Counselors can help clients assess their readiness for the military-to-civilian career transition, including both emotional and practical preparation. Emotional preparation may include preparing for lifestyle loss (Simmelink, 2004), specifically the transition from close-knit military communities, structured employment environments and regular promotions/pay increases to the ambiguous and uncertain realm of civilian employment. Earlier studies on career transition for civilians (Latack & Dozier, 1986) emphasize the presence of grief and loss in career changers. These feelings of loss and longing were also present with this population (Robertson & Brott, 2013), in that service members often feel that their civilian careers are less meaningful, less significant, or less important than their military careers (Spiegel & Shultz, 2003). Counselors must help prepare military members for these emotional aspects of the military-to-civilian transition, as well as the logistical aspects, such as preretirement planning, job searching, benefits, and relocation.
The primary limitation of this research was the large number of individuals in the post-transition stage, which impacts the ability to generalize results to all military personnel. Generalizations should not be made to populations with low representation in this sample, which includes females, minorities and the unmarried. Generalizations also should not be made to different occupations (e.g. individuals moving from non-military careers and to non-teaching careers). Respondents for this research were volunteer participants, as opposed to randomly selected. Outcomes were self-reported, which includes the risk that responses may be impacted by other, unintended factors. This is particularly relevant since some respondents were asked to reflect on their past transition experience as opposed to those who were currently undergoing transition (Robertson, 2010).
Challenges with Post-Transition Respondents
The research design was intended to capture respondents in the pre-, mid- and post-transition phases. However, since the CTI is designed for veterans who are currently experiencing transition, instructions were adjusted to ask post-transition respondents to reflect on their transition process and respond as they remembered their transition experience. While these changes raise questions as to the validity of including the post-transition participant responses, three factors support reporting the findings.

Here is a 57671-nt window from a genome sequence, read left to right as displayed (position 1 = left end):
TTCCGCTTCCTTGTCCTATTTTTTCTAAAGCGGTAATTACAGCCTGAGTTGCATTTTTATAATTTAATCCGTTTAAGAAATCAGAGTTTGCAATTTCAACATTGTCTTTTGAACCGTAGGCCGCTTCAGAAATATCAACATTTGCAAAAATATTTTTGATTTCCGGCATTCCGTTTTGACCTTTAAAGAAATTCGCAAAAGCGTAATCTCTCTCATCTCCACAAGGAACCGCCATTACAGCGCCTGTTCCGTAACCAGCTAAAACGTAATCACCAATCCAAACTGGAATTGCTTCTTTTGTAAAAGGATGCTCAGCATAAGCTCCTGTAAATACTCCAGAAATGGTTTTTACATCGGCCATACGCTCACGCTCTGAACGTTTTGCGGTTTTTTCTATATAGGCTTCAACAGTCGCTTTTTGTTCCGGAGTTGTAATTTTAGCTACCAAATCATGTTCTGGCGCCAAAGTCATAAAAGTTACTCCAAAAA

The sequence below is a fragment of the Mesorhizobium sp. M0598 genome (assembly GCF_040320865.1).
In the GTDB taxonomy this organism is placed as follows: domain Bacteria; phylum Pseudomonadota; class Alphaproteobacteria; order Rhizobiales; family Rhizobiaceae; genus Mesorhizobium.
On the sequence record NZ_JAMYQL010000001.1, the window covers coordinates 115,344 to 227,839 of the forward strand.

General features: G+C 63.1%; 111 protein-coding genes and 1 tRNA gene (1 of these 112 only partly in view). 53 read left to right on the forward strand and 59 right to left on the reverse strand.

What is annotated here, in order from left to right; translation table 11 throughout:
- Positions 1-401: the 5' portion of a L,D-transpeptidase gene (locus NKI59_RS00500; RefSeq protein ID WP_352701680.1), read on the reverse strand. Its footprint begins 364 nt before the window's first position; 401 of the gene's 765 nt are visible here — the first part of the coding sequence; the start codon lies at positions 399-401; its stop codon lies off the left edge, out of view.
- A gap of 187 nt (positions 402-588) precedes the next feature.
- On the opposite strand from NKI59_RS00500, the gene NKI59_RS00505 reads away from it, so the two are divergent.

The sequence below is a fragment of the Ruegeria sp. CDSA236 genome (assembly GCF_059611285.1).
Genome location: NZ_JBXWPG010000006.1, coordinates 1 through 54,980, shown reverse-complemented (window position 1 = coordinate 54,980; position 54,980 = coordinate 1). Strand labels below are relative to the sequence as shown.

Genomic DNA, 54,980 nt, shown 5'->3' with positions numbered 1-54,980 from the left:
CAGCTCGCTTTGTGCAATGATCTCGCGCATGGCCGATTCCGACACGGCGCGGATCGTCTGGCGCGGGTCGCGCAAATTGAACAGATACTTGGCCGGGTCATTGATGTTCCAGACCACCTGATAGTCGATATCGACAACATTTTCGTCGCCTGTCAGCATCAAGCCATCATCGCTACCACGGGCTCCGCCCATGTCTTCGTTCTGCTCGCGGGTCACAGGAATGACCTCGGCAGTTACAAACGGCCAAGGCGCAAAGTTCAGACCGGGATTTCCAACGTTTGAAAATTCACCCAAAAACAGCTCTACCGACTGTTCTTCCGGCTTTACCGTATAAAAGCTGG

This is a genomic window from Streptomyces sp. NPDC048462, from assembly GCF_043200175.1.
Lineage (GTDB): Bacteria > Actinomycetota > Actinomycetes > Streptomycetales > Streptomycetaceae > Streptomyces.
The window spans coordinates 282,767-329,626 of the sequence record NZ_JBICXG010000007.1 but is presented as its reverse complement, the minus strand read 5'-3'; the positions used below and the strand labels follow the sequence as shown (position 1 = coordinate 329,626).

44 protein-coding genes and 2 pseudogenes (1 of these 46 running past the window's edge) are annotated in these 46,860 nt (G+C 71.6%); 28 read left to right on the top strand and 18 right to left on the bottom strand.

First, transition is viewed as a process that occurs over time, not as an event that ends when one becomes employed. Schlossberg (2011) considers it important to identify where one is in the transition process including before, during and after the transition. While individuals may have already secured a teaching job, it does not necessarily imply that they have successfully adapted to the transition. Secondly, when validating the French version of the CTI, Fernandez et al. (2008) utilized a sample of over 1,000 participants who were experiencing varying types of career transition. Heppner herself (1998) identified three types of career transition: task change, position change and occupational change. Task changes and position changes usually occur within the same workplace settings, while occupational changes involve an entirely new occupation. These variations on transition were incorporated in the results of the CTI. Heppner’s (1998) own validation of the CTI included stages of transition. This factor emphasizes the variability in which transition occurs as reported by participants, and this variability has been incorporated into the development of the CTI.
Finally, the findings of this research, originally from a dissertation, support and supplement earlier studies regarding midlife career transition, life satisfaction and transition variables. For example, Baruch and Quick’s (2009) study of senior admirals who had left the Navy addressed the difficulty of the transition and adaptability. They specifically addressed the admirals’ ability to move away from past roles and toward future roles, reinforcing the concept of transition over time. Spiegel and Shultz (2003) also examined a variety of transition variables in their study of retired naval officers. A pilot project by the BPW Foundation (2007) examined female veterans transitioning to civilian employment and emphasized the importance of both practical and psychological supports during and after the transition. These studies demonstrate that the variables examined by the CTI are being examined in other military transition research.
It was predicted that distribution among respondents’ participant groups (pre-, mid-, and post-transition) would be somewhat balanced; however, the results were not as anticipated. Yet the findings yield valuable results in understanding veterans and the career transition process. T-tests also yielded no significant differences between mentors (primarily post-transition) and members (pre-, mid- and post-transition).
Future Research Opportunities